Challenging the Shelter Model of Domestic Violence Services
Since the first shelter for domestic violence victims was opened in 1973 in St. Paul, Minnesota, countless women and children (and a few men) have benefitted from the chance to flee abusers to a safe location. It is important to recognize the four decades of assistance that has been provided by these shelters, yet at the same time, I wonder if perhaps time has come to move away from that model of service for domestic violence.
Below, I outline some of the reasons why the time may have come to change the way we go about helping victims of domestic violence. I offer these as suggestion given my work over the last eight years in the field, as well as my academic background on the issue. It is my hope that, at minimum, what I suggest here stimulates much needed dialogue about how to improve our work on this critical issue.
One way to see that this model is not working is that, on any given day, many victims are turned away because domestic violence shelters are at capacity. Each year, the National Network to End Domestic Violence conducts a 24-hour census of domestic violence programs in the U.S and territories. In 2013, 87 percent of identified programs participated. Results showed that victims made 9,641 requests for assistance that could not be provided. Most of these, around 60 percent, were related to housing. Where I live in South Florida, every shelter in the region has been at capacity for the last three weeks, despite multiple calls from victims seeking safety. While there is no clear data to show what happens to victims who are denied shelter, it is safe to assume that at least a portion of them stay with or return to abusers. Another portion likely ends up on the streets or in homeless shelters…not exactly safe locations when fleeing a dangerous assailant.
So, clearly the problem dwarfs the shelter capacity. But doesn’t that mean we should find and fund more shelters? I do not think so. Because another piece of the problem is that, as shelters have become increasingly bureaucratized, they have also become far more of a stop-gap measure, less able to respond to the unique needs of victims and to help them develop ways and means of living alone safely.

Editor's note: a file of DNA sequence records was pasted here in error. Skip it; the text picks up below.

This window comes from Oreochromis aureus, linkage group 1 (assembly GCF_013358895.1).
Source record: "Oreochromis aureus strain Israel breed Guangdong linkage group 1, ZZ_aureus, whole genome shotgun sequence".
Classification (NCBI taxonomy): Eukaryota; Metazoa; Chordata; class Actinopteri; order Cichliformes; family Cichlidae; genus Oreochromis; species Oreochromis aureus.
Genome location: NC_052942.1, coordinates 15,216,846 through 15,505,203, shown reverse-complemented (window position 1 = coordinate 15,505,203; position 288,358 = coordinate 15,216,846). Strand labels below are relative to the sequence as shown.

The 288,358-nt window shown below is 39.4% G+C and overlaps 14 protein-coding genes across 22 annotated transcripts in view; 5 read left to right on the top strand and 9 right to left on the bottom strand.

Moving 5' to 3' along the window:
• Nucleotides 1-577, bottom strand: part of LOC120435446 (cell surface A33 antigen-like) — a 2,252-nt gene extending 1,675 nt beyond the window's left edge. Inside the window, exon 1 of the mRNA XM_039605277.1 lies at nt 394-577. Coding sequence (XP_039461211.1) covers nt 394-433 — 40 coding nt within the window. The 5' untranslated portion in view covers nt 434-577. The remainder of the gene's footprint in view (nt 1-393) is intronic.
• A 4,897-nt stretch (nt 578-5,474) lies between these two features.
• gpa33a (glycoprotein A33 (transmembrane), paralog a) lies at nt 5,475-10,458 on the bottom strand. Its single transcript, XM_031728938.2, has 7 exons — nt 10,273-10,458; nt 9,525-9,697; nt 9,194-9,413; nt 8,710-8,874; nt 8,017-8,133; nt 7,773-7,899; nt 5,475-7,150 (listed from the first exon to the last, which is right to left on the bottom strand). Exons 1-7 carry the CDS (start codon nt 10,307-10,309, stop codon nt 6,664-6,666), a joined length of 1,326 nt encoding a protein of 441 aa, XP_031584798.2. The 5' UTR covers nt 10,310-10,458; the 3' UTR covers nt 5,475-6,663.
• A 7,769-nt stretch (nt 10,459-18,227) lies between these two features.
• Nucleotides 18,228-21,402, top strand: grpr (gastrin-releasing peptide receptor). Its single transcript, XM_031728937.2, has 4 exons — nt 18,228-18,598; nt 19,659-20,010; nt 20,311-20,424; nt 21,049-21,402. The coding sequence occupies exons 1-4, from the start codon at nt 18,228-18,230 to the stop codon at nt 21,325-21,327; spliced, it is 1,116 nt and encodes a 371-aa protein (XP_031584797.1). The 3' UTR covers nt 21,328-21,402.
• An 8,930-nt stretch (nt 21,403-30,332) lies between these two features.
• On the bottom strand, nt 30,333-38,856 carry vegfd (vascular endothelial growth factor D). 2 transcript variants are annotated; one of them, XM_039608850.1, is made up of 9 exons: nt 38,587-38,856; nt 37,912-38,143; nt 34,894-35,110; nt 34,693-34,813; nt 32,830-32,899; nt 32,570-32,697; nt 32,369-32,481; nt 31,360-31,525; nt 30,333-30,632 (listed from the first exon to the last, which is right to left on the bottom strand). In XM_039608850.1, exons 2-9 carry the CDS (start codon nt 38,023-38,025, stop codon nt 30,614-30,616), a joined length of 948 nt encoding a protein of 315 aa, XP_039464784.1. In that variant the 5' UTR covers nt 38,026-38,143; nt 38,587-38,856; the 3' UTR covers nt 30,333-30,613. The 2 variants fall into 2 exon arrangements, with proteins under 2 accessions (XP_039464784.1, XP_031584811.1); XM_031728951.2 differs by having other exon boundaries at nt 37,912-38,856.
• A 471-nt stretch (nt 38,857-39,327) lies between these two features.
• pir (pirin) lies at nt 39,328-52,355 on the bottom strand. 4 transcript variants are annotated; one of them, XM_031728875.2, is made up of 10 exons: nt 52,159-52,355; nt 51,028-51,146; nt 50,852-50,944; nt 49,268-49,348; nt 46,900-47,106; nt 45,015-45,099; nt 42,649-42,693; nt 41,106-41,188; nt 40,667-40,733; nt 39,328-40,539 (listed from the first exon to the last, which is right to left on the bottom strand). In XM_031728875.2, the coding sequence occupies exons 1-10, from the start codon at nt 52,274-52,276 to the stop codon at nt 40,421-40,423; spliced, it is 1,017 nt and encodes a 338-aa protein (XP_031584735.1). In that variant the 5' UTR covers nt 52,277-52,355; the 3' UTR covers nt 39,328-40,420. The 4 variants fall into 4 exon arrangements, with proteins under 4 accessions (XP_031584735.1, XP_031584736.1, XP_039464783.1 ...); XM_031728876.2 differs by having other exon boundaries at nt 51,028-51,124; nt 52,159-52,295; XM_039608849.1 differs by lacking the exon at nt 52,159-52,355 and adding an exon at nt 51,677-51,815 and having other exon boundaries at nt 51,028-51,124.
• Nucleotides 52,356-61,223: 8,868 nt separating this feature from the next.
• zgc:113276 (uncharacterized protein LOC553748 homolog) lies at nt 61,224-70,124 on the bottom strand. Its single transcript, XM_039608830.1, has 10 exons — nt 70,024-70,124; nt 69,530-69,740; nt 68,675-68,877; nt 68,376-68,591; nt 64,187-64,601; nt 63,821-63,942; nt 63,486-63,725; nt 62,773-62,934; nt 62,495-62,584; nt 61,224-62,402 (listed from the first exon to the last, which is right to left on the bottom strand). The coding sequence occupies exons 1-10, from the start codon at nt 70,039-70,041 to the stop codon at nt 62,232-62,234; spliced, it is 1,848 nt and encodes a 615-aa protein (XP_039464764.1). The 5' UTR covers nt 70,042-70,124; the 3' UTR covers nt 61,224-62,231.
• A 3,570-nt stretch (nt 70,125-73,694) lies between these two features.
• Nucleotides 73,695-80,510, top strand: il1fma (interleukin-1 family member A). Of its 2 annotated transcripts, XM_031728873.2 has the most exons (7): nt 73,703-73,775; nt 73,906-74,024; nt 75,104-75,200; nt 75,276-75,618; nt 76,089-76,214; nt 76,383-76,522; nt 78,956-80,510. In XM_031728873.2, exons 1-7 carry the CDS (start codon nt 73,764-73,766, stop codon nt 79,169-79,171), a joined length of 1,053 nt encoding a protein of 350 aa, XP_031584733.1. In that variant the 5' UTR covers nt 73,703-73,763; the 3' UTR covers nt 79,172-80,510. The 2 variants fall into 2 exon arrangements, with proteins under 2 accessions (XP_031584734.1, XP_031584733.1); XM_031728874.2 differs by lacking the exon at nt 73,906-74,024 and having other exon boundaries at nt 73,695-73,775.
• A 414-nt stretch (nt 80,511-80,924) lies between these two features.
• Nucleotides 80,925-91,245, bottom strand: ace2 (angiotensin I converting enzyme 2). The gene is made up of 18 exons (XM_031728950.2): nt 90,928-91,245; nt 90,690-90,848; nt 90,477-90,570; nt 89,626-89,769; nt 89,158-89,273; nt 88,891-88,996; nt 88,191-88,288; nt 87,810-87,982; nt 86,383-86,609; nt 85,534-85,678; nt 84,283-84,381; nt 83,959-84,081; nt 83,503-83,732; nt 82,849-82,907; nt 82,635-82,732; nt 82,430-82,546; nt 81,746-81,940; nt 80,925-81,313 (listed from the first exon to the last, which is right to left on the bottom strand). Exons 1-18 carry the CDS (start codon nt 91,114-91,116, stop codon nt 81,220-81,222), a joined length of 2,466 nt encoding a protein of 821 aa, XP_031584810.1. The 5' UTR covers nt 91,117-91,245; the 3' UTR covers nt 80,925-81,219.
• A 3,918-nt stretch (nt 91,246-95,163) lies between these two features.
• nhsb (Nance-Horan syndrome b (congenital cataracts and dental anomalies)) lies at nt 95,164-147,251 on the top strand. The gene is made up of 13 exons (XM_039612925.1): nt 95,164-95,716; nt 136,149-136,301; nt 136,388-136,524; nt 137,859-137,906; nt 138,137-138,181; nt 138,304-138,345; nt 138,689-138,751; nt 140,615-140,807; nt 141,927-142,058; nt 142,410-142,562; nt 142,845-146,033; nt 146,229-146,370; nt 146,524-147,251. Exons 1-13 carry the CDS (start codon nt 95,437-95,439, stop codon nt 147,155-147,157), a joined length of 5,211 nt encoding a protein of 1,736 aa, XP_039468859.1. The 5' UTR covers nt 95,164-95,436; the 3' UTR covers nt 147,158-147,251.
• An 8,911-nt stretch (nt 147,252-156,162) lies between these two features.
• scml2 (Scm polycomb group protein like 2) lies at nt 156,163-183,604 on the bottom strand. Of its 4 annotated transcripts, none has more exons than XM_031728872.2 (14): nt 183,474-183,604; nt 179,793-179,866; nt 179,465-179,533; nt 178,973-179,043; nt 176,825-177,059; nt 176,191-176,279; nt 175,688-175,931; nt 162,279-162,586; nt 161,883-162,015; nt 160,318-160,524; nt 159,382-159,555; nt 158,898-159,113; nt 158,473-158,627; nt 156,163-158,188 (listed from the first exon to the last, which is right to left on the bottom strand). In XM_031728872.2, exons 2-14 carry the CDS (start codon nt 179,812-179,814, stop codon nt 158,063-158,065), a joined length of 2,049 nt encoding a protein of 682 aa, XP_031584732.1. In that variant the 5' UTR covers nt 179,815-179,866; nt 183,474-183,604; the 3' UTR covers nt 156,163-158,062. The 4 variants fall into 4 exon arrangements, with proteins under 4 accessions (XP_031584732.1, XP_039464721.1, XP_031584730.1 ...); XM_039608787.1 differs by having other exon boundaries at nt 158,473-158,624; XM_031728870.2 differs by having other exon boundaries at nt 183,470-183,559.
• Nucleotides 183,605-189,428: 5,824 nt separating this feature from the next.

As funding for domestic violence services is scarce, and centers often compete for the same finite bundle of money, each must show that they are providing a specific set of services that funders have identified as “best practices.” While most of these are indeed good things (e.g., therapy, assistance in applying for state benefits), the need to document best practices inevitably results in services that cannot be provided because they were not included in the grant proposal or are supported by the funding agency.
Thus, a victim who needs legal assistance, for instance, which most do, is generally sent elsewhere. So, rather than a one-stop shop that can help a victim navigate the many systems with which she or he must interact, domestic violence shelters often simply make referrals, leaving the already traumatized person to fend for themselves. All this while–I have personally witnessed–grant monies are being spent on non-essential items, like fancy office furniture, because the funding source allowed it.
Another issue is that this bureaucratization has led to a more professionalized work service. While in some ways that may be beneficial, as shelter staff may be more educated about the issue, it has also resulted in a more cold and clinical approach to a problem that requires a supportive and flexible response. Staff at many non-profit agencies are overwhelmed, often juggling fundraising, completing paperwork required for funders, and still trying to assist victims. Victims often complain that shelters feel like prisons and that they must beg for any personalized assistance. When they get it, many say they are treated as though they are a burden.
It is my contention that the current shelter model is failing to meet the needs of victims and is antithetical to the type of radical social change needed to end domestic violence. An alternate model, I suggest, would be more individualized, for instance, housing victims in hotels if needed during crises but then finding and helping pay for safe housing of the victim’s choice. During this time, advocates can work with victims to help them with all other required resources, from medical to legal, educational to economic.
I have worked with an organization that uses this model, and rather than feeling isolated and unwanted, victims feel safe, welcomed, and supported. I invite others to learn about the work of No More Tears (www.nmtproject.org) in South Florida to see if perhaps this model can be implemented elsewhere as an alternative to the traditional shelter.
Laura Finley, Ph.D., teaches in the Barry University Department of Sociology & Criminology.